|Review by HalDougherty||posted 1285 days ago||9540 views||1 time favorited||13 comments|
Timberking has been selling sawmills for a long time and I’ve wanted my own for almost that long. It took a while to get everything together to purchase one. I went with a manual mill instead of a more expensive hydraulic model, first because of the extra expense for the more complicated sawmill. Second, I wanted to saw lumber to be used in my own products and to justify more expense, I would have had to be in a full time sawmill business. With this little mill, I can carve gunstocks and when a good log (maple, walnut or cherry) becomes available, I’ll saw it, stack & sticker it, dry it and then carve it into gunstocks. A manual mill is a lot more effort than a hydraulic assisted mill. So far I’ve sliced up 4 logs. One white ash, two red cedar, and one walnut. My mill has a 25 hp engine to power the saw and it cuts like a knife through butter. The saw head travels by turning a crank and down the tracks it goes. You can feel knots and slow the cut to keep the saw blade from making wavy cuts. There is another crank to raise and lower the saw head. I’ve only cut for about two hours, but the effort to cut a 20” log 12’ long wasn’t excessive at all. I bet a 34” white oak log that’s 16’ long will be a lot harder. I bought a harbor freight winch to load logs on the mill and I’ll use it with bigger logs to roll them on the mill and to turn them. My next project will be to weld up a support stand to mount the winch on the sawmill. Cleanup was just as easy, my leaf blower got all the dry dust off the mill and a few sweeps of my broom took care of the wet dust. The second picture here is a closeup of one of the roller guides. Timberking’s baby mill uses simple bearings and they’ve added grease fittings to make them last longer. The third photo shows my computer setworks. Woops, manual setworks. The inch scale shows where the blade is above the deck and the three scales on the right are set up to show 1” plus kerf, 1.25” plus kerf, and 1.5” plus kerf. Or you can do some simple math in your head or make your own scale. I do miss the setworks that I used on the B-20 I ran for a year. On the limited time I’ve run this mill, I’ll have to say the materials and construction techniques in this sawmill are first class. The mill is strong and I hope to be sawing with it for years. I didn’t get the optional trailer package because I have a good trailer that’s going to be only used to transport my mill. Log handling is a huge problem right now, but I’m building a log arch this week to haul logs from my woodlot. I’d recommend Timberking to anyone looking to make their own lumber.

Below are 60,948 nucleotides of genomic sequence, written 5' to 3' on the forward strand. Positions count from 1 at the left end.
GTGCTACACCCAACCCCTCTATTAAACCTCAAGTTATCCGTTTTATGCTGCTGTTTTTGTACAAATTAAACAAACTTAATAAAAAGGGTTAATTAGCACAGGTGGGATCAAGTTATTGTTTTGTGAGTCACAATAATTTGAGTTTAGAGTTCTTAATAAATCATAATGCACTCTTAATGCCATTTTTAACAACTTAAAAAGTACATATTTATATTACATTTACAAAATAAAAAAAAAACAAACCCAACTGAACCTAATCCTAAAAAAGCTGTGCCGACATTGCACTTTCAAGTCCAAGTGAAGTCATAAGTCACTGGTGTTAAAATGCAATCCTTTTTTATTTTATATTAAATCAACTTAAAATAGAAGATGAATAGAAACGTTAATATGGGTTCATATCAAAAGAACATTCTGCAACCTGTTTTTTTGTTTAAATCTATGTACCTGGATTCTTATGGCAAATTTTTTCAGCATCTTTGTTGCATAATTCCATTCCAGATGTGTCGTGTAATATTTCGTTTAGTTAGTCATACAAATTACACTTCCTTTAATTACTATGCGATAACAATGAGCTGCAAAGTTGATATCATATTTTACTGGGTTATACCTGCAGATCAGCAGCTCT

-- Hal, Tennessee http://www.first285.com